| HBS Working Paper Series
Prizes and the Publication of Ideas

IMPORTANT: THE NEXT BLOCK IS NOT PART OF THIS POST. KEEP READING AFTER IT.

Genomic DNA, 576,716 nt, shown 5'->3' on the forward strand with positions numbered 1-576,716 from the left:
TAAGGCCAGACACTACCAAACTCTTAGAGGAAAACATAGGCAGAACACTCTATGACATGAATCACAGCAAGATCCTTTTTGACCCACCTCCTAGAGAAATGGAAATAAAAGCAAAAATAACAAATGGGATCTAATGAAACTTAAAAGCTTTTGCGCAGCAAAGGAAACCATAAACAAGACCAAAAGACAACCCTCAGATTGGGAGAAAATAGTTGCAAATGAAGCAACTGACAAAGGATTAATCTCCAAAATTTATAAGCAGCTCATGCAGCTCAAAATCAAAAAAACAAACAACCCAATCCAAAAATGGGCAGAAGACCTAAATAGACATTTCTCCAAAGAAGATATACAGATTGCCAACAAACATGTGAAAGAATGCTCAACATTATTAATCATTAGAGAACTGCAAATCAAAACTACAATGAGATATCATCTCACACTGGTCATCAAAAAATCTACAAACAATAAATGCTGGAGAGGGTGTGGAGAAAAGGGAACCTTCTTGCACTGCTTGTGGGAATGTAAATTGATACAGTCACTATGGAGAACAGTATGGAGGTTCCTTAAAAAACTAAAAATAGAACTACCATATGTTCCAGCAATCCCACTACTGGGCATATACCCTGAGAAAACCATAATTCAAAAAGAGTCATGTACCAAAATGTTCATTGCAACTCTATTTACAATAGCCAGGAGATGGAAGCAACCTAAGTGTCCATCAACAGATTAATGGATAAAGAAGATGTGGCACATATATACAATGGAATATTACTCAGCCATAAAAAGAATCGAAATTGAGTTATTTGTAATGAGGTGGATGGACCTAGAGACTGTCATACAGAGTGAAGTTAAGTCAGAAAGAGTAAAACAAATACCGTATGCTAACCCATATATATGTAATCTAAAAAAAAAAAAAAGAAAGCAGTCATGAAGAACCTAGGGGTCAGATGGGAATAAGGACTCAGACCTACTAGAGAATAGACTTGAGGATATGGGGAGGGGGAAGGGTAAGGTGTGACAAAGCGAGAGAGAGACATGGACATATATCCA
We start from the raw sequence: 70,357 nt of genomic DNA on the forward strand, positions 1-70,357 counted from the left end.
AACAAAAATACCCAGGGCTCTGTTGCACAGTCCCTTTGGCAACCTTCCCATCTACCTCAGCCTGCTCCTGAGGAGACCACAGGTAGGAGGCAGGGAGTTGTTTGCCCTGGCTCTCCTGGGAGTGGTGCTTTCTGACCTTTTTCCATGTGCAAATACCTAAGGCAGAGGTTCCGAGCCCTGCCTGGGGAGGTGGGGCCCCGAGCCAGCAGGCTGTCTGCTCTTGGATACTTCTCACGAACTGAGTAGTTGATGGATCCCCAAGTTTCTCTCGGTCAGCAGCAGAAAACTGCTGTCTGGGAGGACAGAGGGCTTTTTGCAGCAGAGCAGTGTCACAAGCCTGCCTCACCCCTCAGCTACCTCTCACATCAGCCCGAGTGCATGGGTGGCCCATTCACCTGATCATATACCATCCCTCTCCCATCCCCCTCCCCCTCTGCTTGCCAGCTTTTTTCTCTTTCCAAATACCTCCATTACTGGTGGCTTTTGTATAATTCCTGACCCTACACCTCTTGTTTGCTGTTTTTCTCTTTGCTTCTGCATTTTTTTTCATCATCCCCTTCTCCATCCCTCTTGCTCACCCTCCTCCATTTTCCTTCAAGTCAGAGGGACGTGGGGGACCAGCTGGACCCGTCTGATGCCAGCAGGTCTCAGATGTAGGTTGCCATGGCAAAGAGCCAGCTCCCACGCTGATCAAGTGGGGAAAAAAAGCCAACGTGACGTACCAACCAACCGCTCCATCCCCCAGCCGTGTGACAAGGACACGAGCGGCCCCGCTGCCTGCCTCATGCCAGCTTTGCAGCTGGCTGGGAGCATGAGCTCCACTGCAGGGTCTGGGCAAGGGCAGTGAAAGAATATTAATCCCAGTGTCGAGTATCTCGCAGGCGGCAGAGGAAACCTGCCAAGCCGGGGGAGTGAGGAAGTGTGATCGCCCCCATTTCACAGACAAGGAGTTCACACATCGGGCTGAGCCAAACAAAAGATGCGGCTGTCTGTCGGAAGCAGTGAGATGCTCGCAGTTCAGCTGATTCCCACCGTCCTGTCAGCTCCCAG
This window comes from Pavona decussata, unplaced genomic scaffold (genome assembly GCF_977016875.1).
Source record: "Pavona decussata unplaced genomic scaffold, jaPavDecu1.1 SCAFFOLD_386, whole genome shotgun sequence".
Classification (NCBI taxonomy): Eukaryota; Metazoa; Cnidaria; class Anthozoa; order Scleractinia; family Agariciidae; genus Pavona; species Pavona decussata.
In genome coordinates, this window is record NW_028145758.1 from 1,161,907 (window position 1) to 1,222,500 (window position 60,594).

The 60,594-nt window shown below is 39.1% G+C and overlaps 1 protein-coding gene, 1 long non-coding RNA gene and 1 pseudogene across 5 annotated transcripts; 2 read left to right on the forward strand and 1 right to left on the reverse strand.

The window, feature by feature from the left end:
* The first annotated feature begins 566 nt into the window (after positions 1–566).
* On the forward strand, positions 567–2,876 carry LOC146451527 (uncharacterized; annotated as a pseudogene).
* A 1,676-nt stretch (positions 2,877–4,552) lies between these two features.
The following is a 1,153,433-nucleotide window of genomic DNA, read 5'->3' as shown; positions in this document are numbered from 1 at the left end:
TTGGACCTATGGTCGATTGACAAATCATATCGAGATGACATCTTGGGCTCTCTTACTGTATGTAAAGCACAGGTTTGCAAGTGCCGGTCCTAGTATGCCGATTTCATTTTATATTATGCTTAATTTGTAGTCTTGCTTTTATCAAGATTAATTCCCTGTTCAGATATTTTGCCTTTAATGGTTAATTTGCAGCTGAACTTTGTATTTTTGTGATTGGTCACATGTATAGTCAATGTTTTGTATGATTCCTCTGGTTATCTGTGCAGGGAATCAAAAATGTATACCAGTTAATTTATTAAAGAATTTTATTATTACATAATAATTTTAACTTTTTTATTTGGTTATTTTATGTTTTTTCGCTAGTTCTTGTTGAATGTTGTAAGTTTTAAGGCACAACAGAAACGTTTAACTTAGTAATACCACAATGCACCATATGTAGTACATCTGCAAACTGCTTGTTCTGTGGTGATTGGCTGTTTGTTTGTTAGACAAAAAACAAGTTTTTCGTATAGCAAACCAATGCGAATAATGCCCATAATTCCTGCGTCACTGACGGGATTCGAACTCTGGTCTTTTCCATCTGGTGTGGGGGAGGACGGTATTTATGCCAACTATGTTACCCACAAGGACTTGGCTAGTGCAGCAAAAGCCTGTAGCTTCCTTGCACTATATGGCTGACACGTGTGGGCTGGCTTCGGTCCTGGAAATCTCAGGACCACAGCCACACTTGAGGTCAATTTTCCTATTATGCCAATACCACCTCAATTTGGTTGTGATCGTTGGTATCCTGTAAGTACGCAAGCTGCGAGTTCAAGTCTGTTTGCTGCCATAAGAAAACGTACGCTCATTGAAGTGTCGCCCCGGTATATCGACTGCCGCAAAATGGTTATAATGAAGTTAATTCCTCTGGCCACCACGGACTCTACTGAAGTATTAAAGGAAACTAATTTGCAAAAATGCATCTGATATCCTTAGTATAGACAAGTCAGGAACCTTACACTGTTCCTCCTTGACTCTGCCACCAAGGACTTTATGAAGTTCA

We examine whether prizes encourage innovation and, if so, how. We compare changes in U.S. patents per year for technology areas where U.S. inventors won prizes for exceptional innovations at the World's Fair in London in 1851 with technology areas where U.S. inventors exhibited but did not win a prize. We also compare changes in technology areas for inventions that were advertised in 1851 as lead articles in the Scientific American, a major science journal of the time. We find comparable increases in invention after 1851 through prizes and publication relative to other U.S. technologies. Since the signaling component of a World's Fair prize was replicated through publication of an invention in the Scientific American, our results suggest that publicity for promising research fields is an important mechanism by which prizes encourage innovation.